The reistor in series with the cap forms a potential divider with the input impedance of the amp/pedal/whatever, reducing the input level to prevent overload, etc.

In circuit 2, the cap passes high frequencies to ground (you could call it a High Pass to Ground) while the lower frequencies are ignored by the cap and pass onto the next circuit along - so Circuit 2 is a Low Pass filter (which you understand already).

The formula is correct, and can be applied to both types of filter.

Thanks for the clarification. My experiments with the oscilloscope and generator showed that the circuit 1 operates as a limitation, you're right. It worked like a valve limiting the frequency over a range, but it did not work as a filter with a cut-off point.

Then I used a capacitor and a resistor in parallel with the input and it worked great with a cut-off point.

I calculated parameters of the capacitor and resistor at a frequency of about 350-400 Hz. I observed an increase in amplitude frequency slice occurred before or after, depending on the filter type. I tried to filter high frequency and low frequency in the classic turn.

piod

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### Re: RC filters! Help me understand it.

RC circuit is a bit like oscillatory circuit that provide band pass (oposite of bandpass is bandstop-notch filter) guarded inability to pass DC current (C) and ultra-high frequencies, and as such ensures that the output voltage does not depend on frequency.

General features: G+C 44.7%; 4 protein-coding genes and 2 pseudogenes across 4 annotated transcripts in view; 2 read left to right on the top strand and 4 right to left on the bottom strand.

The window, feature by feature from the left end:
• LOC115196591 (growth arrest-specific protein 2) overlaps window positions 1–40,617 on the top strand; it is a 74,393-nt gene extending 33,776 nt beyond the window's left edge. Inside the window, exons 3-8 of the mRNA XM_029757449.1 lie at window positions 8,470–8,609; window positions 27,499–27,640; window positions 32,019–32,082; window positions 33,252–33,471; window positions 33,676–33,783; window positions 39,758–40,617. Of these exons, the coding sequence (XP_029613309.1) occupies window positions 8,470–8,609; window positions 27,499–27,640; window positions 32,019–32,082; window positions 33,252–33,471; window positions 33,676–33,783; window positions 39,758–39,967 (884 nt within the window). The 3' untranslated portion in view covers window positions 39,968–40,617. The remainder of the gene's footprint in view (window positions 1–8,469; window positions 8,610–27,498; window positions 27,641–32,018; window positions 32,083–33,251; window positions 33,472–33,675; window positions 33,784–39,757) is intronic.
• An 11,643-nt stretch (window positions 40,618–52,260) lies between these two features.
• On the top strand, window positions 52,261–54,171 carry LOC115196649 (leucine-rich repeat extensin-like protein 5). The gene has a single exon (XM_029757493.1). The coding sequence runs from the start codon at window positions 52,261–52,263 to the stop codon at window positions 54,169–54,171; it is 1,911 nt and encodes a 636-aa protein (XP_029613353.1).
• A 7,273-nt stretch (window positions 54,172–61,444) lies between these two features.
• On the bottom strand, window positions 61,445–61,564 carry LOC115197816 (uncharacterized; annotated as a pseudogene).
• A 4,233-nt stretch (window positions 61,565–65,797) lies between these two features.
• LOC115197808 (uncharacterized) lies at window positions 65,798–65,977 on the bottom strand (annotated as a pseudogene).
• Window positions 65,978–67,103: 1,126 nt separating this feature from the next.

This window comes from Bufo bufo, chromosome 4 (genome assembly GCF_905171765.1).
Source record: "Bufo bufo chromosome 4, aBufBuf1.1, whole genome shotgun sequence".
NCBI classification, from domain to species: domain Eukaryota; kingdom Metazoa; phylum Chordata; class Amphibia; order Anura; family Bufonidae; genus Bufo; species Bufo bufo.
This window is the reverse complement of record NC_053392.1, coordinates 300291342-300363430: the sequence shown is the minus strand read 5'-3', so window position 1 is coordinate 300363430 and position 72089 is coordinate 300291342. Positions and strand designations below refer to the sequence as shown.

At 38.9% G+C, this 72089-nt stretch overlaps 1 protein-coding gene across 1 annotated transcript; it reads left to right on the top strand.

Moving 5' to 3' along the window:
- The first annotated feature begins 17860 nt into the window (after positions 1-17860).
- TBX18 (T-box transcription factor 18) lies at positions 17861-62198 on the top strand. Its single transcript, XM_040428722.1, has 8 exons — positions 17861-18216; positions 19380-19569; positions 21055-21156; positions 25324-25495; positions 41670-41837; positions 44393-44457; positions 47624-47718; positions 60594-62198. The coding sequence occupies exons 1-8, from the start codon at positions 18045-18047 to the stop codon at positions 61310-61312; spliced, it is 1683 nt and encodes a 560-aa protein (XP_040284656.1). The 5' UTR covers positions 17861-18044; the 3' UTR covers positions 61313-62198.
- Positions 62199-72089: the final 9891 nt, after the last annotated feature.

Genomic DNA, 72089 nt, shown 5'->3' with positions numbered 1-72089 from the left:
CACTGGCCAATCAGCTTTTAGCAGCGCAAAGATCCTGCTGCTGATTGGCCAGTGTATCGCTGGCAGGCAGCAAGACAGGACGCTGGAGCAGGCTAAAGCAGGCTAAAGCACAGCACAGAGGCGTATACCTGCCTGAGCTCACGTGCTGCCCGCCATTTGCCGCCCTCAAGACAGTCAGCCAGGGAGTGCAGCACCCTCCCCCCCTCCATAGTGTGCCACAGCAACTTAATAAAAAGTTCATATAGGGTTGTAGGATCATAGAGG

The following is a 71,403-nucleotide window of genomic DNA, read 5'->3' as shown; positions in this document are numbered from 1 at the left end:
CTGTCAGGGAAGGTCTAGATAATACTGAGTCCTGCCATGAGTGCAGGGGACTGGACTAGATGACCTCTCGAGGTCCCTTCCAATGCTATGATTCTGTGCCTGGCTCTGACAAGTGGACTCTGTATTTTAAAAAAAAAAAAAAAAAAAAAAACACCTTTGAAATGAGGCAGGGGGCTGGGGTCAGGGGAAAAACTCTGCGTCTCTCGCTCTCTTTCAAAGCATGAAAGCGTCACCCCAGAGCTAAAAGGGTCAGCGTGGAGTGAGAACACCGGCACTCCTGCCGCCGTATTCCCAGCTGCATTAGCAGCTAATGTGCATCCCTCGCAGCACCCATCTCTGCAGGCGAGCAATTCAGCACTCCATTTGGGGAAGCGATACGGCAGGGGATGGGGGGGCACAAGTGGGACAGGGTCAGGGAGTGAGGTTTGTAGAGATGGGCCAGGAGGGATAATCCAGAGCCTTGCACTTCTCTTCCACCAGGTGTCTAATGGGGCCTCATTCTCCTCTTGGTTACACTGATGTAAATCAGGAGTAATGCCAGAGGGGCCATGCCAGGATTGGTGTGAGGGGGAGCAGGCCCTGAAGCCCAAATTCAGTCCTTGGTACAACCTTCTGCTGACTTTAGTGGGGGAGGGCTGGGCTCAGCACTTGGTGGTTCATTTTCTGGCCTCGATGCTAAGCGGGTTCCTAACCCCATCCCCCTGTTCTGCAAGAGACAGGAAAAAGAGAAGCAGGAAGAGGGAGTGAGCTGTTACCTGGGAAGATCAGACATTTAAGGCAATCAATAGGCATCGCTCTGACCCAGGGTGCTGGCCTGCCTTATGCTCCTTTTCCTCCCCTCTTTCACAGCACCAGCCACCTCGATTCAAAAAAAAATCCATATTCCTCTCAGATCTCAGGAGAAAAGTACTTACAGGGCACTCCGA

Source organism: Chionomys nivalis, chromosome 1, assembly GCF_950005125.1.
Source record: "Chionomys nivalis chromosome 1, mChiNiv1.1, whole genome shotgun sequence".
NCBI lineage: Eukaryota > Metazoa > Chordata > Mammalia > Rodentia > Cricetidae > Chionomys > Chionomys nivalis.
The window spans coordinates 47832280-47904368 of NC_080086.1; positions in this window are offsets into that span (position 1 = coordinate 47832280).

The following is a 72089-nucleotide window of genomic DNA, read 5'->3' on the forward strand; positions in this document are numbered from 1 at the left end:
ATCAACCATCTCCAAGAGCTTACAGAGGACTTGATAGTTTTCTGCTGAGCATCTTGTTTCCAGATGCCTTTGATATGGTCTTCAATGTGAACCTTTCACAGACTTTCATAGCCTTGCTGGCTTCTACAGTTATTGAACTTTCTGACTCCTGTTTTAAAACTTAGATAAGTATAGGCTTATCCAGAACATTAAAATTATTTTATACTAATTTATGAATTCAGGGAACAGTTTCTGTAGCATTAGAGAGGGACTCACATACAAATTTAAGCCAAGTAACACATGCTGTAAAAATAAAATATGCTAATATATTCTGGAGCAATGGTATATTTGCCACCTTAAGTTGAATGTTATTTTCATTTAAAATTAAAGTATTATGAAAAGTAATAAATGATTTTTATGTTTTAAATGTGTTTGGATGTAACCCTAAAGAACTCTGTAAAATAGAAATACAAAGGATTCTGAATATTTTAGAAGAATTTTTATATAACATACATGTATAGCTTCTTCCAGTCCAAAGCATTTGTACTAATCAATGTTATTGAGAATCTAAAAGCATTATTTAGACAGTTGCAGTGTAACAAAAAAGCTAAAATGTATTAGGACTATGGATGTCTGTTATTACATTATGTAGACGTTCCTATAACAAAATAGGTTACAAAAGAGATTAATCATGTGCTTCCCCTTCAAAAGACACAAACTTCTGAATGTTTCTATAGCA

RC gate has a capacitive reactance [img]reactance.gif[/img]
and total impedance (apparent resistivity at certain frequencies) [img]impedance.gif[/img]
Replacement frequency in the pattern can be calculated how much "resistance" RC circuit provide for given values.
This is a simplified explanation because we did not turn on a very important inductive component contained in pickup on input of circuit.
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apollomusicservice
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### Re: RC filters! Help me understand it.

Here is another way to think about it:

Pretend for a moment that a capacitor is just a resistor, but a special resistor that has a resistance that has a resistance that changes depending on the frequency passing through it. Higher frequencies have less resistance and lower frequencies more (to the point where DC, which is effectively 0Hz, has infinite resistance). Let's look again at our passive RC low-pass filter:

What if we swap that cap out for a resistor?

It's a voltage divider!!! Where else do we use voltage dividers? The volume pots on the output of a pedal!
So lets think about it capacitors as magical frequency dependent resistors in a voltage divider. When the frequency goes up, the resistance gets lower which makes the top half of the voltage divider bigger than the bottom - the volume goes DOWN. Just like turning to volume knob to make R1 bigger than R2. When the frequency goes down, the volume goes UP! The bottom half of the voltage divider becomes bigger than the top half.

Hope this helps. This was what made me finally "get" it.

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areeves300 (08 Sep 2014, 17:42)